Big Changes On The Horizon For IMSA

New IMSA LOGO @2013 Fastlines

IMSA is poised to undergo major changes over the next two years. 2017 sees the departure of the old Daytona Prototypes (DPs) in favor of the new LMP2 based Daytona Prototype Internationals (DPIs). This will eliminate the headache of trying to Balance the performance between the old school tube framed DPs and the current LMP2 cars. The new DPI cars will be based on the 2017 LMP2 regulations with some key differences. Teams and manufactures will be allowed to use their own engines instead of the Gibson V8 that the rest of the world will use. In addition manufacturers will be allowed to modify bodywork. These changes will allow manufacturers to race for overall wins in North America at a fraction of the cost of a full-blown LMP1 program.

mazda lmp2

DPI is picking up traction all be it slower than IMSA had expected. Teams are allowed to use just about any engine they wish with emphasis on existing GT3 based engines. Right now only Cadillac and Mazda have confirmed for 2017. Honda would like to join the party however there is some sticking points over IMSA’s requirements. Specifically, in order to enter a manufacturer not only has to provide their own engine but they must offer a body kit as well. Honda simply wants to offer their own engine. It is believed IMSA is softening their position but as of yet no final decision has been made. Either way, I firmly believe many of the manufactures (Bentley, Nissan, Mercedes Benz and Honda) are adopting a wait and see approach. New classes often have teething problems in the first season with many of the kinks worked out by season 2. Mazda and Cadillac may be the only OEMs for 2017 but I expect at least 2 more OEMs for 2018. Stay tuned.

The biggest changes to IMSA, will be in 2018. The 2 primary series are poised to go through drastic changes. 2017 is the swan song for the current Prototype Challenge (PC) class in the Weathertech Sportscar Championship. 2018 will not only see a switch to LMP3 machinery but also a change of venue. The new cars will race in IMSA Prototype Challenge presented by Mazda. The Championship will be split into 2 classes. The new LMP3 cars will race in the PC1 class while the existing Elan DP02 cars, running with Mazda engines will occupy the PC2 class. This will leave the Weathertech Championship with only 3 classes which is welcome news. The PC cars never felt like they fit in after the merger. Plus they seemed responsible for many of the accidents as their Gentlemen drivers struggled to handle the Oreca FLM09 chassis. Efforts were made to try to make the cars easier to drive this season. Things such as traction control and ABS have helped. You still got the feeling that even with the changes the PC class was not long for the Weathertech series. Giving the PC Teams their own series with cars that are much easier to drive is a win for everyone. The fan reaction to the switch has been overwhelmingly positive. Plus there is an outside chance that some PC teams will choose to move to one of the 3 remaining classes in Weathertech.

©2016, Michael L. Levitt LAT Photo USA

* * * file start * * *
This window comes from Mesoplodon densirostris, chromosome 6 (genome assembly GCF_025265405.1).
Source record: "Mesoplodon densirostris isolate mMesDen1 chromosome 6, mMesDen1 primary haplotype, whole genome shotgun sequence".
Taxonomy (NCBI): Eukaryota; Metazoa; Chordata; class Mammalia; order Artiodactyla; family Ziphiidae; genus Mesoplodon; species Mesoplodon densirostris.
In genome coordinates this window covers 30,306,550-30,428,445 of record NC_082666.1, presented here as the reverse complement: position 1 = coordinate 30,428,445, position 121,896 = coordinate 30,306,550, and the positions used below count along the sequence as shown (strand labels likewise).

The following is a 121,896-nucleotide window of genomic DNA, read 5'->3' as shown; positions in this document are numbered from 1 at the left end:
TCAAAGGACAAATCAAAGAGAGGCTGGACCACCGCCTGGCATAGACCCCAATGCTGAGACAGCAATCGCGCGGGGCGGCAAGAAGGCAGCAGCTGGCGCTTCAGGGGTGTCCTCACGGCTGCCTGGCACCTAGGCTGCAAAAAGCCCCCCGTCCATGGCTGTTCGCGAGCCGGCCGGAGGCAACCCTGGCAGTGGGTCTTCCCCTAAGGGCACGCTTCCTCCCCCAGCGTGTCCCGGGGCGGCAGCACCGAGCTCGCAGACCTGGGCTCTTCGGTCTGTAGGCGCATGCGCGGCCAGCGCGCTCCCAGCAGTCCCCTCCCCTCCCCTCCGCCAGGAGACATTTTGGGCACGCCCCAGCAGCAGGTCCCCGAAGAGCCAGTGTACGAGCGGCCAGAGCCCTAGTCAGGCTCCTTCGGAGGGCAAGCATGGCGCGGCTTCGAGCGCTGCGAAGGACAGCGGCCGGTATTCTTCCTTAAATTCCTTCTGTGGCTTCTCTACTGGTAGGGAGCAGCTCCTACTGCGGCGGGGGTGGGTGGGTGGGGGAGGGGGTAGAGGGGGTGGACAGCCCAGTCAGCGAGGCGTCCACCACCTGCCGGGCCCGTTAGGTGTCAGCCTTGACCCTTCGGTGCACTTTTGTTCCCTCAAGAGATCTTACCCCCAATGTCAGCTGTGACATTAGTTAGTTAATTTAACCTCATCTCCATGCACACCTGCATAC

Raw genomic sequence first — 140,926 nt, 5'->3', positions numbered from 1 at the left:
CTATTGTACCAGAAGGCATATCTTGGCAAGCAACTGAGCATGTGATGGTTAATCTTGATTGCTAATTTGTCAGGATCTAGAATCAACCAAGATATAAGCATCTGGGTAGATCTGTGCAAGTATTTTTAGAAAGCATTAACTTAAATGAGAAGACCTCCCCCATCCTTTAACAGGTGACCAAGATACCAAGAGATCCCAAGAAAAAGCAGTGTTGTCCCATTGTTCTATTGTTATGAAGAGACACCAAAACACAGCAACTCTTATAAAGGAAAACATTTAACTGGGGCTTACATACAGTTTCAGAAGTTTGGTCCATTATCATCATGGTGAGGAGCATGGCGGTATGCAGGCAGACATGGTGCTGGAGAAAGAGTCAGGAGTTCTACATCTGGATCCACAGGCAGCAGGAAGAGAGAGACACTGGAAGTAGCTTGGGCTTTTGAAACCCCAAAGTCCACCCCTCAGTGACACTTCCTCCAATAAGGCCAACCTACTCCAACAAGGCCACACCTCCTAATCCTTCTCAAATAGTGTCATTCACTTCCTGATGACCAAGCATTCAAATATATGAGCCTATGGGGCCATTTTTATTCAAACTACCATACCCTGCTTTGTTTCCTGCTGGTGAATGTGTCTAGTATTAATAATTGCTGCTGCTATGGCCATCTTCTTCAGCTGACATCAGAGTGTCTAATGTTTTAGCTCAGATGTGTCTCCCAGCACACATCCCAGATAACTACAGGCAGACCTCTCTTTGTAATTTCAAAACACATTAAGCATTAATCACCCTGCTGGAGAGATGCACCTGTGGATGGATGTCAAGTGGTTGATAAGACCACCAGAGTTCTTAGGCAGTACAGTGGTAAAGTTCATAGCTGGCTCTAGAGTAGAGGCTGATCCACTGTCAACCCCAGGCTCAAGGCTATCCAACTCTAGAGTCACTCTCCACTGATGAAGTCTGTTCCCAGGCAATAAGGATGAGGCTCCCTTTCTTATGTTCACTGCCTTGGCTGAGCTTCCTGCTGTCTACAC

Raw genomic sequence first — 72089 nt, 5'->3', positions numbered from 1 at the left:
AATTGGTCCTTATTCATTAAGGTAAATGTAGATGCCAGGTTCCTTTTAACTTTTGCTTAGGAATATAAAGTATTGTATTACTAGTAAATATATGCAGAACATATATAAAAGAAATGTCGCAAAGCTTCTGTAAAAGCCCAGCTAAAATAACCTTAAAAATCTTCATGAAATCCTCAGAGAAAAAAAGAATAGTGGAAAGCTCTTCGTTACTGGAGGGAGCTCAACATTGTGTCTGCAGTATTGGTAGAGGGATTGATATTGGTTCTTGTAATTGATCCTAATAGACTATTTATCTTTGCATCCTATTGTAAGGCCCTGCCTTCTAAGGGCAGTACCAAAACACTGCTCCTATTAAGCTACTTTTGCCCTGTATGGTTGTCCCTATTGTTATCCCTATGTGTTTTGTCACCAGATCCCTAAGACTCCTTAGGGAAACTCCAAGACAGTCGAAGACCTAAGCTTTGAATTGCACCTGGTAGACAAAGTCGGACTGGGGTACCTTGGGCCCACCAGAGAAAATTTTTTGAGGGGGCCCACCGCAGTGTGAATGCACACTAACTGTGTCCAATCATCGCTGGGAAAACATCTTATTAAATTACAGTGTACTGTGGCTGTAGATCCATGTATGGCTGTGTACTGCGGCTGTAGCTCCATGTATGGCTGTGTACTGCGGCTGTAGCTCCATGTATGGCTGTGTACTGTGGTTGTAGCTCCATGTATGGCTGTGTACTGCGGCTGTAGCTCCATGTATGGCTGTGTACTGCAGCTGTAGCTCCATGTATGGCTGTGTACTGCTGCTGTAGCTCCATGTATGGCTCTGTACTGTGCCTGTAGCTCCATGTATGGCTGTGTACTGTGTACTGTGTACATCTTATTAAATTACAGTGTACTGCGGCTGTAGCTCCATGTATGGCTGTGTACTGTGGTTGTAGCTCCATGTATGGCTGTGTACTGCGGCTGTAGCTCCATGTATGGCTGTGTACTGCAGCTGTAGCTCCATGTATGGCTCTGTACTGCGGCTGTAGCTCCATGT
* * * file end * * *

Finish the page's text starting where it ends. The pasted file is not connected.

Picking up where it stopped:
©2016, Michael L. Levitt

2018 will also see major changes in Continental Tire Sportscar Challenge. The GS class is currently made up of modified GT4 cars and North American cars built specifically for the class. Starting in 2018 only cars meeting GT4 technical regulations will be allowed in the GS class. In addition IMSA is poised to add the TCR class into the Continental series. Introduced last year TCR is a global Touring Car class. Made up of purpose-built race cars based on four or five-door touring cars. The platform is used in numerous series across the world, most notably the World Touring Car Championship. TCR would be set to replace the current ST class. ST is composed of production based machines built mostly by the teams themselves. The biggest question is weather OEMs will embrace the class. TCR as it currently sits is mostly European based cars, most of which aren’t even offered in North America.


With the introduction of GT4 and TCR this marks the continuation of IMSA’s efforts to globalize their racing series. It started with the switch to GT3 machines in the GT-Daytona class and continued with LMP2 cars allowed to race in their top Prototype class. The addition of GT4 and TCR machinery only makes IMSA a more attractive destination to race. Given vehicles that can race anywhere in the world with little or no modification is hugely important to budget conscious teams. The idea of purchasing one car and being able to race in multiple series is massively attractive. It means they don’t have to purchase new cars if they want to race outside of North America.

IMSA is heading in the correct direction. They are making their series more accessible while keeping their own unique identity. In addition they are making their various series more attractive to fans. I will freely admit I’m not a huge fan of the Continental series. Don’t get me wrong I don’t dislike it, but I’m just not as into it as I am other series. However with the introduction of GT4 and TCR machinery that is all about to change. It has me stoked for the new direction of the series. Most importantly for IMSA, I am actually going to tune in to watch their races. Many fans feel the same way I do. I feel these changes will translate to more eyes on the series, TV, internet and at the track.

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